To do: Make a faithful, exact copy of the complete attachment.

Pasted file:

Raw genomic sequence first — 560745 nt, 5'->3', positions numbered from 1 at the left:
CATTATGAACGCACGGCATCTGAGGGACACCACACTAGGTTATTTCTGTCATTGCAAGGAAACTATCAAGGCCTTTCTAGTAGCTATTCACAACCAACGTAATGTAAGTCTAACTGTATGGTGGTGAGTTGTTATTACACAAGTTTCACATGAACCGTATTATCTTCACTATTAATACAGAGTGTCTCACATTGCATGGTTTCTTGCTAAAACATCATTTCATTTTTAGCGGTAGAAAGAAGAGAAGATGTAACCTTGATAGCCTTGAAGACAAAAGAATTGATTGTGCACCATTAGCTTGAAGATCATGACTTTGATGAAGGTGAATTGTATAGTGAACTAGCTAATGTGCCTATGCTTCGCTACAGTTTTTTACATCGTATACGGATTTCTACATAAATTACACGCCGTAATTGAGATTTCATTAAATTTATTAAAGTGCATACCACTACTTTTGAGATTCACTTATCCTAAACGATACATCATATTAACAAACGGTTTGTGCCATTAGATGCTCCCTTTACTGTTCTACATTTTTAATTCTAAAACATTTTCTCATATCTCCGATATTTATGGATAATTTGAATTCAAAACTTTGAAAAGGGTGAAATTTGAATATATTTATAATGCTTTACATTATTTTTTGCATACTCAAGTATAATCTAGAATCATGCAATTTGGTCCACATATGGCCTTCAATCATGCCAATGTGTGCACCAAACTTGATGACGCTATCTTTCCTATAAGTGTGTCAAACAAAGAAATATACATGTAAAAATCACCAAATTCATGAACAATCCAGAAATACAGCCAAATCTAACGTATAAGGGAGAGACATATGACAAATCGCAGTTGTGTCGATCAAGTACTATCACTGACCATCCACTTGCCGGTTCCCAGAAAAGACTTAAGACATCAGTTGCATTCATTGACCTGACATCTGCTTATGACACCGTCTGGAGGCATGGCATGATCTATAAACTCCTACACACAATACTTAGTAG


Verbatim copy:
Raw genomic sequence first — 560745 nt, 5'->3', positions numbered from 1 at the left:
CATTATGAACGCACGGCATCTGAGGGACACCACACTAGGTTATTTCTGTCATTGCAAGGAAACTATCAAGGCCTTTCTAGTAGCTATTCACAACCAACGTAATGTAAGTCTAACTGTATGGTGGTGAGTTGTTATTACACAAGTTTCACATGAACCGTATTATCTTCACTATTAATACAGAGTGTCTCACATTGCATGGTTTCTTGCTAAAACATCATTTCATTTTTAGCGGTAGAAAGAAGAGAAGATGTAACCTTGATAGCCTTGAAGACAAAAGAATTGATTGTGCACCATTAGCTTGAAGATCATGACTTTGATGAAGGTGAATTGTATAGTGAACTAGCTAATGTGCCTATGCTTCGCTACAGTTTTTTACATCGTATACGGATTTCTACATAAATTACACGCCGTAATTGAGATTTCATTAAATTTATTAAAGTGCATACCACTACTTTTGAGATTCACTTATCCTAAACGATACATCATATTAACAAACGGTTTGTGCCATTAGATGCTCCCTTTACTGTTCTACATTTTTAATTCTAAAACATTTTCTCATATCTCCGATATTTATGGATAATTTGAATTCAAAACTTTGAAAAGGGTGAAATTTGAATATATTTATAATGCTTTACATTATTTTTTGCATACTCAAGTATAATCTAGAATCATGCAATTTGGTCCACATATGGCCTTCAATCATGCCAATGTGTGCACCAAACTTGATGACGCTATCTTTCCTATAAGTGTGTCAAACAAAGAAATATACATGTAAAAATCACCAAATTCATGAACAATCCAGAAATACAGCCAAATCTAACGTATAAGGGAGAGACATATGACAAATCGCAGTTGTGTCGATCAAGTACTATCACTGACCATCCACTTGCCGGTTCCCAGAAAAGACTTAAGACATCAGTTGCATTCATTGACCTGACATCTGCTTATGACACCGTCTGGAGGCATGGCATGATCTATAAACTCCTACACACAATACTTAGTAG